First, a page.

I love me some pigs’ feet, a.k.a. “trotters,” if you are feeling fancy. The problem is that so many recipes call for them as part of something else, instead of the main attraction. And when they are part of something else, it’s often in the form of a stew. Not complaining, but I prefer them fried so that they are crunchy on the outside but soft and gooey on the inside. Here’s one way to do that:
2-3 lbs of pigs feet
1/2 c salt
skillet with a nice layer of bacon fat (say, leftover from your breakfast)
2-3 T butter
- Rinse the feet in water. Put in a big pot, along with the salt, and cover with water.
- Bring to the boil and then down to a gentle simmer.
- Simmer for three hours, skimming the gunk off the top as needed.
- Remove the feet and let cool until you can handle them. Then remove every teeny bone you can find.
- Now the fun part! Pat them dry as best you can with a paper towel (they’re sticky, so this can be tricky) and then fry in bacon fat and butter in a cast iron skillet. You must use a splatter screen or you will burn down your house. They pop and sizzle like nobody’s business. Side note: this is why it’s better to buy the biggest feet you can so that they are not in small little parts. Bigger pieces will cause less giant popping fat bombs. (The small pieces in the pics below? Yes, we are grateful for an electric range.)
- Fry on both sides until they look caramel-y.
Seriously good with some kind of cold, crunchy, vinegar-y slaw.
Here they are just finished in the skillet
And here they are with some paprika and red cabbage slaw
For some reason, I just can’t make beans as good as my dad makes them, despite documenting his technique. I don’t know why, and it’s frustrating. Argh!
The thing is, I really love beans. Beans, cornbread, and iced tea is definitely one of my favorite meals. I won’t talk about cornbread in milk here, but you can rest assured that I love that, too. So. Where does that leave me since I live so far away from my parents now? It leads me to…experiments. Here’s a recipe I created that worked pretty well this weekend, though not as good as Dad’s.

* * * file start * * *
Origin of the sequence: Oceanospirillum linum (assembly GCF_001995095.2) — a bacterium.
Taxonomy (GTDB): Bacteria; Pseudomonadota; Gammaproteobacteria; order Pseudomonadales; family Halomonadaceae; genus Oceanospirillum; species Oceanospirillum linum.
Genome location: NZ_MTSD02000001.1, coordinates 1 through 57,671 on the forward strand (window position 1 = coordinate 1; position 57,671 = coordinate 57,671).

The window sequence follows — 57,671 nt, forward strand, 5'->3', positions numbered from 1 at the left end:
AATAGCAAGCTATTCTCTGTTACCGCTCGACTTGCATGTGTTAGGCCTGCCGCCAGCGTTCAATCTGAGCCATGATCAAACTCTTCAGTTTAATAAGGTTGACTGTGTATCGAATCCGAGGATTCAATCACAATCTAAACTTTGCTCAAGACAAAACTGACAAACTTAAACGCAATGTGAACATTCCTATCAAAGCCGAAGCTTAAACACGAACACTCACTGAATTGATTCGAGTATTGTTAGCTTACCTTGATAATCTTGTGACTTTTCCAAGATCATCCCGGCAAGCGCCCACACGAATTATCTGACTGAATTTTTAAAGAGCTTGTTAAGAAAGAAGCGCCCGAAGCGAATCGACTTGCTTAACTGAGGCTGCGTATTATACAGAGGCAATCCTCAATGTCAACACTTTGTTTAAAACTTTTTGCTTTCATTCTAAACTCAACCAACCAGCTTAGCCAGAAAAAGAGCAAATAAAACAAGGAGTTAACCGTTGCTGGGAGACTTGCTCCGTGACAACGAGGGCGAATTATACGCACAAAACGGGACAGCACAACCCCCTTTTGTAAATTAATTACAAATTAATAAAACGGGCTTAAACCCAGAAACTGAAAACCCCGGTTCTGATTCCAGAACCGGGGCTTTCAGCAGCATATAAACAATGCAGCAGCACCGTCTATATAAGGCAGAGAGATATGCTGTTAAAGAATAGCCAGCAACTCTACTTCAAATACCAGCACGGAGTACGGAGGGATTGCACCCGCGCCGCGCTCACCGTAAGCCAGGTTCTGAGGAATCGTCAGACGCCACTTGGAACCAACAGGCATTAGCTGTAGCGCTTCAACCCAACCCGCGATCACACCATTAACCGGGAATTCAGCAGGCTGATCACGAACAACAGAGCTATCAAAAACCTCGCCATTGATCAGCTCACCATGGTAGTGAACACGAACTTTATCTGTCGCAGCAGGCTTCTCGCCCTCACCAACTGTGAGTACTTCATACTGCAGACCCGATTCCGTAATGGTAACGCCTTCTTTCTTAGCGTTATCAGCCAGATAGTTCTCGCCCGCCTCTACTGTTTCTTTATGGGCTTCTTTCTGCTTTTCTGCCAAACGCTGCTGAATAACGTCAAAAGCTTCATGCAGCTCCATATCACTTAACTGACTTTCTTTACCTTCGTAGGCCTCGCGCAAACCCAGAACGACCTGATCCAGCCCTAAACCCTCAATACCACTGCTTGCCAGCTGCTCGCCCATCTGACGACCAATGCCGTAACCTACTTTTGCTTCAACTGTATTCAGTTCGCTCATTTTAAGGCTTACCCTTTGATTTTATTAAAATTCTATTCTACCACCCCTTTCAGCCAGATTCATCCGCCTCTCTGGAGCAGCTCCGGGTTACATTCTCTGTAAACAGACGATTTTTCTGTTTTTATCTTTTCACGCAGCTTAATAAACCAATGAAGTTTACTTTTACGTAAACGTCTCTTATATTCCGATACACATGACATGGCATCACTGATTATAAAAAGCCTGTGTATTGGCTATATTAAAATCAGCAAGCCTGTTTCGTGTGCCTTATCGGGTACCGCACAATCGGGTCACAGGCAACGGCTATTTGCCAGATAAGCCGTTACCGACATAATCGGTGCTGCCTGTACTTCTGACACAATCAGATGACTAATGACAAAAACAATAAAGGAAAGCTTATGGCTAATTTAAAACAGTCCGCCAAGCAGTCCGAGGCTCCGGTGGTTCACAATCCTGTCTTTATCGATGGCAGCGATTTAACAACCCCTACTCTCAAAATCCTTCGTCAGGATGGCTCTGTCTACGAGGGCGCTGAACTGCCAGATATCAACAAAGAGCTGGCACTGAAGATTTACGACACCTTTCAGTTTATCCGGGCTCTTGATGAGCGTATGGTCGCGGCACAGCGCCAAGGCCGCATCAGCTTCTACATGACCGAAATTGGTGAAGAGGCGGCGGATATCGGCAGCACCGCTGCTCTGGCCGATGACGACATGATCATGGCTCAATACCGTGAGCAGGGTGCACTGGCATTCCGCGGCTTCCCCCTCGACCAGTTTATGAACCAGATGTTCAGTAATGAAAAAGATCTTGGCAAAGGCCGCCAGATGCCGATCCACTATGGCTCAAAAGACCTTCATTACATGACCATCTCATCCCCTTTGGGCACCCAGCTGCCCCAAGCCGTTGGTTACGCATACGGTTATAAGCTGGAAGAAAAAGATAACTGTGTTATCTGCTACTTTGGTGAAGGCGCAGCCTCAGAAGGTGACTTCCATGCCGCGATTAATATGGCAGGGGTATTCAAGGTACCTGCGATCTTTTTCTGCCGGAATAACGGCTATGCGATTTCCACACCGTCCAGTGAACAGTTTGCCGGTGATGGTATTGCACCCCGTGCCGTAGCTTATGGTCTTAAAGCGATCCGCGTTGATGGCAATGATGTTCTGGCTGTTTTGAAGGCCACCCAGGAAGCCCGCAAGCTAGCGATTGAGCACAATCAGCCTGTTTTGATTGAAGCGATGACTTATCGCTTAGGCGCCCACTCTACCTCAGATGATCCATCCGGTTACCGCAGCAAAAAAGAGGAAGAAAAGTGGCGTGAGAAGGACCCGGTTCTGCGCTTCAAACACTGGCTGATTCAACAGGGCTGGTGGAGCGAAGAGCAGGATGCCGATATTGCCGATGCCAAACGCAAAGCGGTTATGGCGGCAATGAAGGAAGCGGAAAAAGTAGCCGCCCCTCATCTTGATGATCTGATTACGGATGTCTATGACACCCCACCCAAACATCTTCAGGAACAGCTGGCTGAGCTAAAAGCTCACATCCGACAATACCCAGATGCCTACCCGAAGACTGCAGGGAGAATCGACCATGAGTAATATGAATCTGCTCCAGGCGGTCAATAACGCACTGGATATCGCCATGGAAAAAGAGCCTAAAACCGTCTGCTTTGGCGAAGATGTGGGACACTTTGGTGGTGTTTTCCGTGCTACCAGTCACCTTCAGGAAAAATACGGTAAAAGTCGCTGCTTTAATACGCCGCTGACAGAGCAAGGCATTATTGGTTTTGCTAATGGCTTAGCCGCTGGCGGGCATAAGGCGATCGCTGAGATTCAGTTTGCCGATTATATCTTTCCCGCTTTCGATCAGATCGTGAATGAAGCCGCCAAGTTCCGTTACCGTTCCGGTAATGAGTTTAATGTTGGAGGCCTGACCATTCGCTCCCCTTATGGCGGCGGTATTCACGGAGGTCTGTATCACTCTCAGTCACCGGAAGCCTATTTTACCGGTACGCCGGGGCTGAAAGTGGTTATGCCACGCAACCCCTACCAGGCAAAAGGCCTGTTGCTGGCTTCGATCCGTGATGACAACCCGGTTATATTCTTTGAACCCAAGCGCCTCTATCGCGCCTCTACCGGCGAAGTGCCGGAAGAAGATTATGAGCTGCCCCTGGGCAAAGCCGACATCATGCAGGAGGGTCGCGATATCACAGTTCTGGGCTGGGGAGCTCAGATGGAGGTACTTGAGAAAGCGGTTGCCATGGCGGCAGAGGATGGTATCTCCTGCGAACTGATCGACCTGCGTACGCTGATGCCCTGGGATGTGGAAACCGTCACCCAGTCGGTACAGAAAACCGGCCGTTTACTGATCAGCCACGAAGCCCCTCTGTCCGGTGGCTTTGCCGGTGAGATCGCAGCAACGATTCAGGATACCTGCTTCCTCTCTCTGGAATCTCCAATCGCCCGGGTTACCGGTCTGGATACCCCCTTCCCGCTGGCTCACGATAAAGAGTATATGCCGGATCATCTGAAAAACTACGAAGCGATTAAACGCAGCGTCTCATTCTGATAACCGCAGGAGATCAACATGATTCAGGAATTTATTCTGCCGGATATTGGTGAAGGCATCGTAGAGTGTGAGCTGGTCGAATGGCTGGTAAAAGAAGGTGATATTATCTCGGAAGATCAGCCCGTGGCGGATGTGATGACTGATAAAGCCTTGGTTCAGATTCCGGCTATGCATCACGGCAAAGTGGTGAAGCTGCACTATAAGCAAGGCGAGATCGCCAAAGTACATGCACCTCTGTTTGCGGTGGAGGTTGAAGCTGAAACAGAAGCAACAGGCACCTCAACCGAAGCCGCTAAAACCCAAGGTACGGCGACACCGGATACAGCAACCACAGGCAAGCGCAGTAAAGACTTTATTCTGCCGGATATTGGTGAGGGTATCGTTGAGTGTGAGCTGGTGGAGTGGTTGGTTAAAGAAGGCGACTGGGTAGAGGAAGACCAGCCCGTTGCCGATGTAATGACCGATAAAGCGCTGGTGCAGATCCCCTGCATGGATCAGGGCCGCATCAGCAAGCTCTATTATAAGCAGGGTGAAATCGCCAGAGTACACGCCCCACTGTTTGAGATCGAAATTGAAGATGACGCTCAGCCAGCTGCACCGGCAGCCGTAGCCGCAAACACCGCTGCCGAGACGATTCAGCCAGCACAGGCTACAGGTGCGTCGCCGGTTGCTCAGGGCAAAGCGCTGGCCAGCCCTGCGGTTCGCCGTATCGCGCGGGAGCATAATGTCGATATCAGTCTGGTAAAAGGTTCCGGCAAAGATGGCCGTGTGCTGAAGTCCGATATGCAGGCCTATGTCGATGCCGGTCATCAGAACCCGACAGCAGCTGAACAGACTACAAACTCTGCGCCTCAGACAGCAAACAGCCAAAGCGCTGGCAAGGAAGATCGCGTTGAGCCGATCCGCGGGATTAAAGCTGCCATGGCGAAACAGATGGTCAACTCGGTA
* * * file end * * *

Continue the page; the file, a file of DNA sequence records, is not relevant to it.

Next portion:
My Okie Beans
2 c pinto beans, sorted, rinsed, and soaked overnight
1 ham hock
4 c beef stock
1 tsp cumin
1/2 tsp ground arbol chili powder
1 bouillon cube
1 tsp paprika
salt and plenty of fresh ground pepper to taste
- After soaking, rinse the beans. Add them to a big pot with the beef stock (can be veg stock, of course, for vegetarians).
- Add the spices and bring the beans to a boil.
- Meanwhile, score the ham hock with a knife and brown it on all sides in a separate skillet, preferably one you cooked bacon in that morning.
- Add the ham hock to the boiling beans, stir everything well, and turn off the heat. Let the beans soak some more until later that day when you’re ready to cook them. This can be three hours or eight hours, but you didn’t hear that here since maybe this isn’t so good from a food-borne illness perspective. In any case…
- When you’re ready, say around 4 p.m., bring the beans back to the boil and then reduce the heat to a simmer for about an hour to an hour and a half, until the beans are done. You may need to add a little water as you go.
This goes well with Alton Brown’s already gluten-free cornbread recipe. I add arbol chili powder and cheddar cheese to his recipe for extra flavor, and baking it in the aforementioned bacon-greased cast iron skillet is also helpful. Greens also go well, as does iced tea and milk. Mmmmm! Flavors of home.